E-Commerce Growth Predicted for North America

Despite a lack of venture capital investments and some high-profile failures, the North American Internet retailing segment is on pace to surpass $29.3 billion in 2000, a 75 percent increase over 1999 revenue, according to Gartner Group. In 1999, North American online retail totaled $16.8 billion, up 157 percent from 1998 revenue.

“Online retailers must prepare for the reality of industry consolidation,” said Robert Labatt, principal analyst for Gartner’s e-Business Services. “Leading companies with strong consumer awareness and branding will have the upper hand at this time. Smaller niche players need to develop partnerships that drive revenues, not press releases. For the current leaders, this is a time of bargain hunting. Advantageous partnerships with weaker partners that have strong teams, technology, or customer bases are now available at lower cost. In order to survive, Internet retailers have no choice but to demonstrate the capability to achieve profitability in the short term.”

According to Gartner, online retail activity represented less than 1 percent of overall consumer spending in North America. By 2004, Gartner estimates online retailing will grow to about 5 to 7 percent of total retail sales in North America.

The computer hardware/software, consumer electronics segment will continue to lead the market with revenue projected to grow from $7.5 billion in 1999 to $59.7 billion in 2004.

“Despite the size of this opportunity, the real story is that online electronics and computer retailers are operating at the thinnest of margins compared with other categories such as banking,” Labatt said.

E-Commerce Revenue in North America
Sector 1999 2004
Computer Hardware
Consumer Electronics
$7.5b $59.7b
Banking $3.6b $12.3b
Source: Gartner Group

Banking and financial services are forecast to grow from $3.6 billion in 1999 to $12.3 billion in 2004. Even though revenue in this segment is not as high in other markets, Gartner analysts said this segment carries a high revenue margin relative to other vertical markets.

“Widely expected to be revenue leaders, banks are finding that the benefits that derive from offering online services are largely the result of cost savings rather than increased revenue,” Labatt said. “This is not true for online stock and investment trading sites, which make up the lion’s share of the revenue base through 2004. In 2004, retail online financial trading is expected to grow to $12.3 billion in service revenue, of which only 6.5 percent will be from online banking and bill payment services.”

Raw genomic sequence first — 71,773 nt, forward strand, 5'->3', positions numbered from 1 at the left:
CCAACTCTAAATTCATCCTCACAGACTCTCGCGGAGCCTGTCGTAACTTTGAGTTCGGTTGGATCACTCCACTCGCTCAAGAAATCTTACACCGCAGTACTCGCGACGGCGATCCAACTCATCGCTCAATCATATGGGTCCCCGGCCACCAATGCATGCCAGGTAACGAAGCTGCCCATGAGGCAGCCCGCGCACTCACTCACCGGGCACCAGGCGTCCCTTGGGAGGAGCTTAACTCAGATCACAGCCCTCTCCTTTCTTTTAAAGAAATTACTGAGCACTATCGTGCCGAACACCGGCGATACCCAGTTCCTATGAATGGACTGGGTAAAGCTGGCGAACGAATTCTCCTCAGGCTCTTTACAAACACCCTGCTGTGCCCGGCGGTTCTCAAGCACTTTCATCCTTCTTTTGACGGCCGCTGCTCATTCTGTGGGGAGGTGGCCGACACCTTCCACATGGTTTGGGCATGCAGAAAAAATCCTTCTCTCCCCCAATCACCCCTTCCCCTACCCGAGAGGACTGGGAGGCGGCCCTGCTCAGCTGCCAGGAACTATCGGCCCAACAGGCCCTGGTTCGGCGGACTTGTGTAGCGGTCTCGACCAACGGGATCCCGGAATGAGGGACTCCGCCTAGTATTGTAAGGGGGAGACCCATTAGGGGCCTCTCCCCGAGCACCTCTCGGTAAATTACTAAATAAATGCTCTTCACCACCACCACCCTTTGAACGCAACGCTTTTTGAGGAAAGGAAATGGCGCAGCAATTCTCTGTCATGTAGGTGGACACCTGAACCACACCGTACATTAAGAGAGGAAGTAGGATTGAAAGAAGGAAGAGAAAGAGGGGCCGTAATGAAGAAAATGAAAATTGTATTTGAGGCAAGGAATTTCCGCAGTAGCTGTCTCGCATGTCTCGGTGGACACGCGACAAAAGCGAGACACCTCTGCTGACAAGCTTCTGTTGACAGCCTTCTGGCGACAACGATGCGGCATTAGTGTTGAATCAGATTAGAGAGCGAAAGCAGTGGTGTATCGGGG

The strongest growth rates through 2004 are expected to come from the entertainment and home consumables categories. Gartner analysts predict that increased broadband access will remove bandwidth constraints and fuel an increase of audio and video on demand.

“As piracy fears are eased with the introduction of new technology, major labels and studios will release their catalogs for digital download,” Labatt said. “The ease of digital downloading will reduce fulfillment costs and likely lead to increasing consumption.”

Even though the VC well may be close to running dry, and e-commerce stocks aren’t what they used to be, consumer demand for online shopping is healthier than ever, according to a report by BizRate.com.

BizRate’s first quarter 2000 Consumer Online™ Report found that online retail sales in the first quarter of 2000 increased by 12 percent over the prior quarter, and actual orders increased by 6 percent. BizRate.com forecasts second quarter sales to grow a further 25 percent over first quarter sales — to 10.2 billion.

“Business-to-consumer e-tailing shows no sign of slowing down,” said Chuck Davis, president and chief executive of BizRate.com. “There are plenty of online buyers out there, and shopping on the Web is currently thriving. The problem confronting e-tailers rests in meeting investors’–not consumers’–demands by getting costs under control and showing a clear path to profitability. E-tailers who are able to target buyers cost-effectively should be able to satisfy both audiences. Increasingly, such retailers are turning to pay-for-performance marketing relationships.”

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